Alnylam, meanwhile, is highlighting patisiran’s safety profile. Without the need to monitor patients, patisiran might “erase any of the advantages” of inotersen’s convenience, Maraganore said at a conference this month in New York. Alnylam also plans to do “home infusions” for patients in markets where it is possible, Maraganore said.
If approved, patisiran won’t be cheap. At the conference this month, Maraganore said patisiran—meant to be administered once every three weeks, for life—will have a “six-figure price per year” if approved, which would be in line with the going rate for so-called orphan drugs for rare diseases with no other treatments. The first treatment for spinal muscular atrophy, Biogen’s (NASDAQ: BIIB) nusinersen (Spinraza), for instance, costs $750,000 for the first year and $375,000 each year thereafter. Sarepta Therapeutics’s (NASDAQ: SRPT) Duchenne muscular dystrophy drug eteplirsen (Exondys 51) costs an average of $300,000 per year.
Alnylam spent $382.4 million on R&D in 2016 and $276.5 million in 2015. The company declined to disclose how much it spent over the years developing patisiran specifically, however.
[Updated with comments from Greene] Pending approval, Alnylam expects to begin selling the drug in mid-2018, president Barry Greene said on the conference call. Alnylam believes the drug can help the estimated 20,000 to 30,000 patients around the world with TTR amyloidosis—including those with some degree of heart problems.
Rare disease drug developers have had varying levels of success convincing payers to cover the increasingly high prices of orphan drugs. Greene said the company has been talking with payers and expects “real receptivity to patisiran,” given the data Alnylam has accrued.
“We are working with the payer community to design programs so that when we have an approved therapy, we can help patients achieve rapid and affordable access,” Greene said.
The looming commercial battle aside, today’s patisiran data are a scientific victory for a field that has been waiting for years to deliver on its initial promise.
RNAi is a method cells use to mute a gene with strands of RNA before it can produce a protein. It was first discovered in 1998 by a team led by scientists Andrew Fire and Craig Mello. As Mello, who has no ties to Alnylam, explained to Xconomy recently, the two weren’t directly studying gene silencing, just trying to use it as a tool when they “noticed there were really surprising things going on.” Eight years later Fire and Mello won a Nobel Prize for their work.
Drug makers found RNAi particularly intriguing because it offered the potential to create synthetic versions of the protein-blocking RNA: a new class of drugs to aim at diseases that other drug making methods—like monoclonal antibodies or small molecule drugs—couldn’t touch.
Firms like Alnylam, Sirna Therapeutics, RXi Pharmaceuticals and more formed in the early 2000s to try to harness the technology. But as is often the case with new science, it has taken years of ups and downs to get RNAi even this close to market.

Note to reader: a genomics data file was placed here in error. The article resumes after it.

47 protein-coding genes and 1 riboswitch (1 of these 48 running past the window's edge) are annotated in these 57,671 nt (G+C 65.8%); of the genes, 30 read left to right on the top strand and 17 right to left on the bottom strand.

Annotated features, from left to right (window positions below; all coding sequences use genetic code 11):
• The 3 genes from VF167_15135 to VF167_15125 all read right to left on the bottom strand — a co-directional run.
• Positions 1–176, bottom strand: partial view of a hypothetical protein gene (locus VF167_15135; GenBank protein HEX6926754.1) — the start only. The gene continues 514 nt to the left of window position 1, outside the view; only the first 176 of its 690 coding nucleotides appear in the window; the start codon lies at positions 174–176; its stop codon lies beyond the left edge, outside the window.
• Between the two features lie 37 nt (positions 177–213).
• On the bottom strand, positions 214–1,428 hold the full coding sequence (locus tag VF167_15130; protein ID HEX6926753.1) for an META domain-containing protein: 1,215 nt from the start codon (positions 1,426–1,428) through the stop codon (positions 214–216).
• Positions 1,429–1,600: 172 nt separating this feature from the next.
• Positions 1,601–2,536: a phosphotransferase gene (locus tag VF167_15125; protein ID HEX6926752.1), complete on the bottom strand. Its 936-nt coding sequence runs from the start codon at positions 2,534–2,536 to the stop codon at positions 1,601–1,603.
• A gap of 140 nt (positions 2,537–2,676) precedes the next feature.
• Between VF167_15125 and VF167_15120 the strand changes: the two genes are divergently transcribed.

Significant hype was followed by the hard smack of biological reality. Delivering relatively large RNA molecules into the right cells, without causing unintended problems, proved a daunting task that even Mello recently said the field “underestimated.”
Across the first decade of the 2000s, clinical studies ended in failure. Large pharmaceutical firms like Roche, Abbott Laboratories, Pfizer, and Novartis fell in and out of love with RNAi. Other drug development methods and tools, such as gene therapy and CRISPR-Cas9 gene editing, have since garnered more headlines and hype.
Alnylam survived through dark days and became the RNAi field’s largest company, thanks to several early partnerships that raked in a pile of cash. It tailored its ambitions exclusively to diseases it could target by delivering the molecules to the liver. It focused largely on rare diseases with no available treatments, hoping for quicker development paths.
There have been recent bumps along the way for Alnylam. Last year, it dumped one drug in Phase 3, revusiran, and another in early-stage testing, ALN-AAT. Both moves were due to safety problems, as was the company’s recent decision to suspend all trials of an experimental hemophilia drug, fitusiran. But Alnylam was bullish enough to open a commercial hub in the U.K. in September 2016 while the Apollo trial was ongoing.
Patisiran’s success today makes that bet a good one and marks a turning point both for Alnylam and, at long last, RNAi.
As Mello said earlier this month, before the data were released: “It’s a whole new ballgame now. The hard work has been done, or a lot of it. It’s time to start making drugs.”
Alnylam splits rights to patisiran with Sanofi, part of a wide-ranging alliance. Alnylam has rights in the U.S. and Western Europe, Sanofi everywhere else.